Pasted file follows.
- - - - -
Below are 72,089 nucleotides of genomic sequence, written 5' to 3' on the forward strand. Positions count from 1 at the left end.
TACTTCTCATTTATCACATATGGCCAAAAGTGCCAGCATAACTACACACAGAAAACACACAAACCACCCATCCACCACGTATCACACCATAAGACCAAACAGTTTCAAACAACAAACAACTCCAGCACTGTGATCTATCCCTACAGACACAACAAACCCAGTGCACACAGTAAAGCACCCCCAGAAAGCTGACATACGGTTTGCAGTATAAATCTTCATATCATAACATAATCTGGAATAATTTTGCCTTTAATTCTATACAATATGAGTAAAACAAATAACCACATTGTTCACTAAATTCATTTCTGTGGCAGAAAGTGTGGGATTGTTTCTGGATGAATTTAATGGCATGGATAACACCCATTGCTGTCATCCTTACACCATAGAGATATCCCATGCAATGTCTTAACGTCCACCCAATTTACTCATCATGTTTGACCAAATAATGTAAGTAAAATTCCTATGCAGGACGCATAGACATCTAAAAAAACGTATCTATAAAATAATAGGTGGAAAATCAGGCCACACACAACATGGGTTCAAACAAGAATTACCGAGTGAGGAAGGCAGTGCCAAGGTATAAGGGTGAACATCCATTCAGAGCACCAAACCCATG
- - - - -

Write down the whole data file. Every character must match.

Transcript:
Below are 72,089 nucleotides of genomic sequence, written 5' to 3' on the forward strand. Positions count from 1 at the left end.
TACTTCTCATTTATCACATATGGCCAAAAGTGCCAGCATAACTACACACAGAAAACACACAAACCACCCATCCACCACGTATCACACCATAAGACCAAACAGTTTCAAACAACAAACAACTCCAGCACTGTGATCTATCCCTACAGACACAACAAACCCAGTGCACACAGTAAAGCACCCCCAGAAAGCTGACATACGGTTTGCAGTATAAATCTTCATATCATAACATAATCTGGAATAATTTTGCCTTTAATTCTATACAATATGAGTAAAACAAATAACCACATTGTTCACTAAATTCATTTCTGTGGCAGAAAGTGTGGGATTGTTTCTGGATGAATTTAATGGCATGGATAACACCCATTGCTGTCATCCTTACACCATAGAGATATCCCATGCAATGTCTTAACGTCCACCCAATTTACTCATCATGTTTGACCAAATAATGTAAGTAAAATTCCTATGCAGGACGCATAGACATCTAAAAAAACGTATCTATAAAATAATAGGTGGAAAATCAGGCCACACACAACATGGGTTCAAACAAGAATTACCGAGTGAGGAAGGCAGTGCCAAGGTATAAGGGTGAACATCCATTCAGAGCACCAAACCCATG